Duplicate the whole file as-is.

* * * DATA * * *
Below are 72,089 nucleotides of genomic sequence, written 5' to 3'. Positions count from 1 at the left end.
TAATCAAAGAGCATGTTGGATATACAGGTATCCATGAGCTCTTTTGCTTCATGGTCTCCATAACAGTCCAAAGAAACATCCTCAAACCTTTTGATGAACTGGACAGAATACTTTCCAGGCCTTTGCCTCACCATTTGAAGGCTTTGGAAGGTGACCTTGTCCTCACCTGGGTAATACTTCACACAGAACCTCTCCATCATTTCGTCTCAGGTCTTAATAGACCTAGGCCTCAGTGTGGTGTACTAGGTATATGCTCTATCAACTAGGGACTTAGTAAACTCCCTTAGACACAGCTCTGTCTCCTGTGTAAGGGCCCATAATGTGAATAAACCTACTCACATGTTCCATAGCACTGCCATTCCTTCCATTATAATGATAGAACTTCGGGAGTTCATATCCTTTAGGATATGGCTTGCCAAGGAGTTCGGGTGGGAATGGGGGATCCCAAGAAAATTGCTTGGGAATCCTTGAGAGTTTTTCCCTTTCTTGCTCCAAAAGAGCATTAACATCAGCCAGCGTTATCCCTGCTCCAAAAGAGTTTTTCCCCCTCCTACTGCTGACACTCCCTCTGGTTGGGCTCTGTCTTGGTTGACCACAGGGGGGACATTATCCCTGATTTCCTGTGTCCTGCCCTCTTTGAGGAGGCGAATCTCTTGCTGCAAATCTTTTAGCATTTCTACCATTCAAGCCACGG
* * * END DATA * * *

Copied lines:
Below are 72,089 nucleotides of genomic sequence, written 5' to 3'. Positions count from 1 at the left end.
TAATCAAAGAGCATGTTGGATATACAGGTATCCATGAGCTCTTTTGCTTCATGGTCTCCATAACAGTCCAAAGAAACATCCTCAAACCTTTTGATGAACTGGACAGAATACTTTCCAGGCCTTTGCCTCACCATTTGAAGGCTTTGGAAGGTGACCTTGTCCTCACCTGGGTAATACTTCACACAGAACCTCTCCATCATTTCGTCTCAGGTCTTAATAGACCTAGGCCTCAGTGTGGTGTACTAGGTATATGCTCTATCAACTAGGGACTTAGTAAACTCCCTTAGACACAGCTCTGTCTCCTGTGTAAGGGCCCATAATGTGAATAAACCTACTCACATGTTCCATAGCACTGCCATTCCTTCCATTATAATGATAGAACTTCGGGAGTTCATATCCTTTAGGATATGGCTTGCCAAGGAGTTCGGGTGGGAATGGGGGATCCCAAGAAAATTGCTTGGGAATCCTTGAGAGTTTTTCCCTTTCTTGCTCCAAAAGAGCATTAACATCAGCCAGCGTTATCCCTGCTCCAAAAGAGTTTTTCCCCCTCCTACTGCTGACACTCCCTCTGGTTGGGCTCTGTCTTGGTTGACCACAGGGGGGACATTATCCCTGATTTCCTGTGTCCTGCCCTCTTTGAGGAGGCGAATCTCTTGCTGCAAATCTTTTAGCATTTCTACCATTCAAGCCACGG